Hello, Wondering if anybody has successfully used a smaller Villiers coil (such as those available on online auction sites (£23)) as a replacement for the larger types (2 1/2" long). The gap could be bridged by using some copper pipe or other suitable metal. I have tried this but as yet have not had success. This may be due to other component failure (condenser/points) so my experiment is still ongoing. I have 2 mowers in need of the larger and considerably more expensive coils. Any information or ideas appreciated.
Not sure of the answer but unless the other components are good you don't stand a chance of finding out.. My uninformed guess is that for a chance of it working the soft iron core of the "small" coil would need to be extended into the pole pieces - not really a practical proposition . Not only that, but the electrical characteristics of the correct coil will be matched to the magnetic characteristics of the flywheel - the "small" coil won't be.
Condensers can be tested or renewed for modest money . Points are cheap and even quite pitted ones can be recovered by careful work with a small carborundum slip stone.
Interesting question about bridging the gap. The requirement is to complete the magnetic circuit of the "horseshoe" and I suspect that you would need to use similar metal to that found in the coil piece, usually soft iron. Whatever you use must be of ferrous composition for its magnetic properties. Copper doesn't qualify here, nor does aluminium.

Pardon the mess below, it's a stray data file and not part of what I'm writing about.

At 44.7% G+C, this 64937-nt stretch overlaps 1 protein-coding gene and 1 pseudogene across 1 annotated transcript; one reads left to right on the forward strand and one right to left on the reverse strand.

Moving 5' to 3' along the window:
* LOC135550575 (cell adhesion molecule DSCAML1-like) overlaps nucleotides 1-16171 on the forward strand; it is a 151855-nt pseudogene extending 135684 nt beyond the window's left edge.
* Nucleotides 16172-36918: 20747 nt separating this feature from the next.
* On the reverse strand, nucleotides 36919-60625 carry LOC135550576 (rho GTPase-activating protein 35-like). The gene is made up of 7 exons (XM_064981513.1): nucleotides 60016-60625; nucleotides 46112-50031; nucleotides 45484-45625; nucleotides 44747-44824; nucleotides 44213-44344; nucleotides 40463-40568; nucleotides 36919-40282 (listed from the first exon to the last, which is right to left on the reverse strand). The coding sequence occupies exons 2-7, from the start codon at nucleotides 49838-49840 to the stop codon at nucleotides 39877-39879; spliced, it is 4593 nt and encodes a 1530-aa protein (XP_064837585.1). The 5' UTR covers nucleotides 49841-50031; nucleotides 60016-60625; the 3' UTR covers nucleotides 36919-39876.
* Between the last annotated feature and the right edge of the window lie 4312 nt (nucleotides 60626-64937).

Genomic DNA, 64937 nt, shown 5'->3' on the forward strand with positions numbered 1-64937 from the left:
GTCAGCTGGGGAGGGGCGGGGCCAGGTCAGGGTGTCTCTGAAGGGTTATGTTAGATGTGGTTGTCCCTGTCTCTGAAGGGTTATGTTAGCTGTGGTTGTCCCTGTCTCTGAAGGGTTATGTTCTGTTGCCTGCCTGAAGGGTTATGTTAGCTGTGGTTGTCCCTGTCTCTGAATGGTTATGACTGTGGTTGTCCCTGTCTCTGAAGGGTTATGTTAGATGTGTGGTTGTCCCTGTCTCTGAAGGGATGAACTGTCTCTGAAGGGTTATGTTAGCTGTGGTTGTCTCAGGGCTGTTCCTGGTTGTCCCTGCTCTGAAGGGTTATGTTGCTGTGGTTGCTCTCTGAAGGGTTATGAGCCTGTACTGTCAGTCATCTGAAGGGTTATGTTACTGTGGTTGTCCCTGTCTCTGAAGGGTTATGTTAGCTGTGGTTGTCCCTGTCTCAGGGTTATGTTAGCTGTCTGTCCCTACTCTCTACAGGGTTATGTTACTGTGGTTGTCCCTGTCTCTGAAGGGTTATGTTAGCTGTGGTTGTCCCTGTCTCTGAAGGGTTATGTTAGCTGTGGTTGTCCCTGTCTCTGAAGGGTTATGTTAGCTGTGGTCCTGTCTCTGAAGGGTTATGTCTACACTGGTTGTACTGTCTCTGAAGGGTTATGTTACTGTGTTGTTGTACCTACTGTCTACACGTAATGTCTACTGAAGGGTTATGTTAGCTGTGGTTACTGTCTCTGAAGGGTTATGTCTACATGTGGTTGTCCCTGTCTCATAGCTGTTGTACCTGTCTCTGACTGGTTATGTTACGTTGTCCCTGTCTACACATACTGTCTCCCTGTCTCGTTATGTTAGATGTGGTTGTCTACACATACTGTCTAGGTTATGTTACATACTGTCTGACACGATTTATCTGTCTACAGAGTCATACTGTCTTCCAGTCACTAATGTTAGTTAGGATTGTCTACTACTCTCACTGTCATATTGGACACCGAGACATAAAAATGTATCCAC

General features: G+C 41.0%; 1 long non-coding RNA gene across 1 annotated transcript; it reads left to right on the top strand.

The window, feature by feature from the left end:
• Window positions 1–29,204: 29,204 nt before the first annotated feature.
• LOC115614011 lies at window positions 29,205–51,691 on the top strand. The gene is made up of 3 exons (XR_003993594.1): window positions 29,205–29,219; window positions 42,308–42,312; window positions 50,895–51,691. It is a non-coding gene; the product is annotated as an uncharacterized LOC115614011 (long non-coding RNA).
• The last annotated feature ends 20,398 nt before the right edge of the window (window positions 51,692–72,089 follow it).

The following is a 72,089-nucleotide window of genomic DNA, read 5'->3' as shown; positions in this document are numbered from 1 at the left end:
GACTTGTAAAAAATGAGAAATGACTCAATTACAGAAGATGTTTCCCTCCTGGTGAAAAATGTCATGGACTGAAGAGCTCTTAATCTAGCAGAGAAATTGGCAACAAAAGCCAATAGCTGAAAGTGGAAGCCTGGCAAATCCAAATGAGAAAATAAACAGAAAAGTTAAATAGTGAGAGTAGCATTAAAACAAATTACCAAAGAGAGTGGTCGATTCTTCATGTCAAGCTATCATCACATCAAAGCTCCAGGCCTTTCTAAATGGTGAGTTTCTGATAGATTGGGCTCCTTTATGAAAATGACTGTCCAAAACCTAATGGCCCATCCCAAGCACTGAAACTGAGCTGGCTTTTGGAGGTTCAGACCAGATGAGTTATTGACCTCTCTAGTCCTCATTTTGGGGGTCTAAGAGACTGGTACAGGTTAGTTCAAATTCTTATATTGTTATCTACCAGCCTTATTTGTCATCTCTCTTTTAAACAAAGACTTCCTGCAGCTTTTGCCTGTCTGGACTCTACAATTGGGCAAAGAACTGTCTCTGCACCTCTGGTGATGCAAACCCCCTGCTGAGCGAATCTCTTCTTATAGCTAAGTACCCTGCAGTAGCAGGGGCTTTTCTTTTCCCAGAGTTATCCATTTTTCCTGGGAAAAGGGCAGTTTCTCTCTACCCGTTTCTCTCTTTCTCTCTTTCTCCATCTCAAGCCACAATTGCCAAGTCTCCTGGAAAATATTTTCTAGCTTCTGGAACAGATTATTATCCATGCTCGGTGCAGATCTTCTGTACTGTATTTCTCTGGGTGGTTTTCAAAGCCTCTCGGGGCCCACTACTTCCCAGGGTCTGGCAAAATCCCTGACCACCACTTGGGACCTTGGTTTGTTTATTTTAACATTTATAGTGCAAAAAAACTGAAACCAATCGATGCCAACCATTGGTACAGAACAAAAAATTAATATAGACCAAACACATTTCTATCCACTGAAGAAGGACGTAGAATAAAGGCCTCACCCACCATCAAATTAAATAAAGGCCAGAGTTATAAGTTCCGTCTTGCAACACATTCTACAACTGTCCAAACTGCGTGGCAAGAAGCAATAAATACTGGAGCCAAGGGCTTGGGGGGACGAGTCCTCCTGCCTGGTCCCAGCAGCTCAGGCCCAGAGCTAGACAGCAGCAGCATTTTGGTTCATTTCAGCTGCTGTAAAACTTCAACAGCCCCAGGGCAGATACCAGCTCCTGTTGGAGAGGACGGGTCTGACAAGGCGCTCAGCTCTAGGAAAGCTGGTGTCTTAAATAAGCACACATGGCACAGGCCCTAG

The main problem, as I see it, is that the magnetic circuit will be further interrupted at the point where the two pieces meet. That additional joint may provide too much magnetic "resistance" to drive sufficient current into the primary of the (possibly) smaller coil. Experimentation is required.
However, as you mention, the other components (magnets, condenser, points and wiring) need to be in good shape to have a chance of it working.
Thank you for all the advice. I had used aluminium as my metal choice as I had some well fitting tube available and was thinking on the lines that it only needed to conduct electricity for it to work. I had not considered that it would need to be magnetic, but now of course it makes sense, so there is still hope. I shall now substitute the aluminium for a ferrous metal and see what happens. I had replaced the condenser for a new part. My other doubts were if I had not insulated the points apparatus properly.
Soft iron is used in these things because it doesn't retain magnetism for long, and thus allows the magnetic field to collapse quickly and create a voltage in the coil's primary winding.
Let us know how you go with your experimenting.
I have just heard from another forum reader that he has successfully extended a short coil to replace a longer one using mild steel extensions spring loaded to keep them in place and has been running his Villiers engined Qualcast 16 all summer without issue.
These are his images
While soft iron (such as in coat hangers) is perfect, mild steel is next best.
It's not clear to me from the photo how he has attached those springs. Are the steel pieces hollowed out?
My understanding is that they are hollowed out to act like spring loaded pistons but my only involvement has been to post the images on behalf of the forum contributor who, for whatever reason, was unable to do so.